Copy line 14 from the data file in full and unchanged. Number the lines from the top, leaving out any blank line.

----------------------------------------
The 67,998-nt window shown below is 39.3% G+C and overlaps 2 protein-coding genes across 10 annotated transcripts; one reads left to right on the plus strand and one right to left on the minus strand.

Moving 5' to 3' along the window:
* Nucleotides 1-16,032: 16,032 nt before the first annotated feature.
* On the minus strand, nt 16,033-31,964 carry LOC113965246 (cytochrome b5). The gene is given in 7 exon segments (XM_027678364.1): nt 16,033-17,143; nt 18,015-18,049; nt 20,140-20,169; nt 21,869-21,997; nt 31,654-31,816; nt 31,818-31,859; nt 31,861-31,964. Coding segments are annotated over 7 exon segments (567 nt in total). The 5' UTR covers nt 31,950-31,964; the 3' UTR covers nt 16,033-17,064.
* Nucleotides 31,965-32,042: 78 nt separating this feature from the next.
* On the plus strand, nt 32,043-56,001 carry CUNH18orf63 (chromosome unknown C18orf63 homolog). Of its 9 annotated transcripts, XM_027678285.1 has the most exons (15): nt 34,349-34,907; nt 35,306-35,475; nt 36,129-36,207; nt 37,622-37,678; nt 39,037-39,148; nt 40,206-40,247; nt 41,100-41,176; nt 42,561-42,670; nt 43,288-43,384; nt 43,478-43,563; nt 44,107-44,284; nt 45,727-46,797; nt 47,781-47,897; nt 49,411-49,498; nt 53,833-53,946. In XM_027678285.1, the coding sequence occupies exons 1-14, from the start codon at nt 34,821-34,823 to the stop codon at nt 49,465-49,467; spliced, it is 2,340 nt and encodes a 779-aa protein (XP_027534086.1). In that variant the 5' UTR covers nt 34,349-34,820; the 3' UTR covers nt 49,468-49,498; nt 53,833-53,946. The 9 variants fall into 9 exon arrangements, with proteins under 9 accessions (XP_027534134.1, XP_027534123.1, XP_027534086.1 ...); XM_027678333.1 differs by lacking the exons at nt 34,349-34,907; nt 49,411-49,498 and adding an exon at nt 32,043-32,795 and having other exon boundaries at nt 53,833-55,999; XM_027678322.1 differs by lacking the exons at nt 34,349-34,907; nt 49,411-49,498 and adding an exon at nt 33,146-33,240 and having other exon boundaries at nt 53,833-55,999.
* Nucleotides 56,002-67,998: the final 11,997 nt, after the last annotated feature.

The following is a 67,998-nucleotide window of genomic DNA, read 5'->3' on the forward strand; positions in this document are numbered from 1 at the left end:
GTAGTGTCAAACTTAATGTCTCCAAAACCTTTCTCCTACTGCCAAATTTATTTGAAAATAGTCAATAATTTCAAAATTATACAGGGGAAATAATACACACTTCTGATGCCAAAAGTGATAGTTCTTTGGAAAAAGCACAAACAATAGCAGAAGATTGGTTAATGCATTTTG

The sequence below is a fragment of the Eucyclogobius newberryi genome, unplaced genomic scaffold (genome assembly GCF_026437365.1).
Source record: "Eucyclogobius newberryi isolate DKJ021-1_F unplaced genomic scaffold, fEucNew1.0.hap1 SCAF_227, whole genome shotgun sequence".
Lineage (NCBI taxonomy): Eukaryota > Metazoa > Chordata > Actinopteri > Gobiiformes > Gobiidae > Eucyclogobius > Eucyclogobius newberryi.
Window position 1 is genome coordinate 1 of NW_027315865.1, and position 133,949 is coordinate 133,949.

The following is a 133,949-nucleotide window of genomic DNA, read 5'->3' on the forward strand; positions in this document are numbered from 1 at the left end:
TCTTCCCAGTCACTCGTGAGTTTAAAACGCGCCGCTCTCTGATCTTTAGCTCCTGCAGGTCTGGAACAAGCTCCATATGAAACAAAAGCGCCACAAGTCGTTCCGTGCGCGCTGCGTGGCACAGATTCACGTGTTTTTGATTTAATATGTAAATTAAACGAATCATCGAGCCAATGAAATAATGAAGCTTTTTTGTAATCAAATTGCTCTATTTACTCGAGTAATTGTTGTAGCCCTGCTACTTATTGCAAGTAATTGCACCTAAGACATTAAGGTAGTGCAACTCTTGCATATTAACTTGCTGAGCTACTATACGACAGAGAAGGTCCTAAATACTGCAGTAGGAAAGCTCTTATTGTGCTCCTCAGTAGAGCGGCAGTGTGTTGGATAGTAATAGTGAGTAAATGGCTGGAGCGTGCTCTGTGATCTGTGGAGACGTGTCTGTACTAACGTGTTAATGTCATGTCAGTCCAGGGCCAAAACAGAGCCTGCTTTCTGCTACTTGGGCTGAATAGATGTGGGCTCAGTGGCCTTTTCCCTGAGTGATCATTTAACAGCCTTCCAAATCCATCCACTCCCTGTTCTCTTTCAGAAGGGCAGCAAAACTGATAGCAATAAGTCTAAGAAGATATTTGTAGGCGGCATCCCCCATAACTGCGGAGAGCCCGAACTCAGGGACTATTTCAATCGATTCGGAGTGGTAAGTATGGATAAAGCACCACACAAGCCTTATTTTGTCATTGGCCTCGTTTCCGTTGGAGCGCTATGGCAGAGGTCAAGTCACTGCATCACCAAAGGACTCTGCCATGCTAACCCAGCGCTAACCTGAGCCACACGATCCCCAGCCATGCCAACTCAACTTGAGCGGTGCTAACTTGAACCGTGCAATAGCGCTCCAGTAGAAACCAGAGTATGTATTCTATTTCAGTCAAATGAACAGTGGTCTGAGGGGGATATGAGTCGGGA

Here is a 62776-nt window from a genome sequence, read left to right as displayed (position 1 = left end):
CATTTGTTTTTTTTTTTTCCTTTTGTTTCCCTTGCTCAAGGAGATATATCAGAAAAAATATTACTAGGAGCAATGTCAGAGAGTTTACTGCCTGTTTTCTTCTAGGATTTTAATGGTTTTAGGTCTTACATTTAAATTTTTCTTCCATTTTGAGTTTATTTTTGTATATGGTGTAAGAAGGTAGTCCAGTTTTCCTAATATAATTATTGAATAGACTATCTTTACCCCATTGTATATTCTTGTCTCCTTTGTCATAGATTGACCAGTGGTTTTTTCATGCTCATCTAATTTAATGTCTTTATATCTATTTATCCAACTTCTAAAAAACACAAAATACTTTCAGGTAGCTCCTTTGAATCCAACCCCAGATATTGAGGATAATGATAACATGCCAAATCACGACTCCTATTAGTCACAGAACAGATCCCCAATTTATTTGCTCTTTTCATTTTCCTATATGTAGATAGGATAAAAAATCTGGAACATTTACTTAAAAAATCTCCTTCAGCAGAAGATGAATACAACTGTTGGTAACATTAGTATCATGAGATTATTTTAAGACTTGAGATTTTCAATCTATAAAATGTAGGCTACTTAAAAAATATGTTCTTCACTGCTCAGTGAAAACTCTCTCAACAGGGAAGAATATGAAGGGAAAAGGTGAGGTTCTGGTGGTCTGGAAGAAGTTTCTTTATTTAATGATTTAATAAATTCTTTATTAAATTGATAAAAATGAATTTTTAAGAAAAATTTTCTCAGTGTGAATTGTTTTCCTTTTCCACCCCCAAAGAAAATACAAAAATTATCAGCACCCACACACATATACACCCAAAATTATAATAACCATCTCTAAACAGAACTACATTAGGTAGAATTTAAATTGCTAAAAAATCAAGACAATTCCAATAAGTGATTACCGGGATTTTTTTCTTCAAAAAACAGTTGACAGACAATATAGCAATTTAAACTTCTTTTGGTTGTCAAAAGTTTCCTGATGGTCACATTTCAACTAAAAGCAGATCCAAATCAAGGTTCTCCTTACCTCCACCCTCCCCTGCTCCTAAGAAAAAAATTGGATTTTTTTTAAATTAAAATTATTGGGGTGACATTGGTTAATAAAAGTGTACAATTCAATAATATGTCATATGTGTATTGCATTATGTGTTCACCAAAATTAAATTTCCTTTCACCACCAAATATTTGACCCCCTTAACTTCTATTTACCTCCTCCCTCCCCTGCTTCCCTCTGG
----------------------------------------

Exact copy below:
The following is a 133,949-nucleotide window of genomic DNA, read 5'->3' on the forward strand; positions in this document are numbered from 1 at the left end: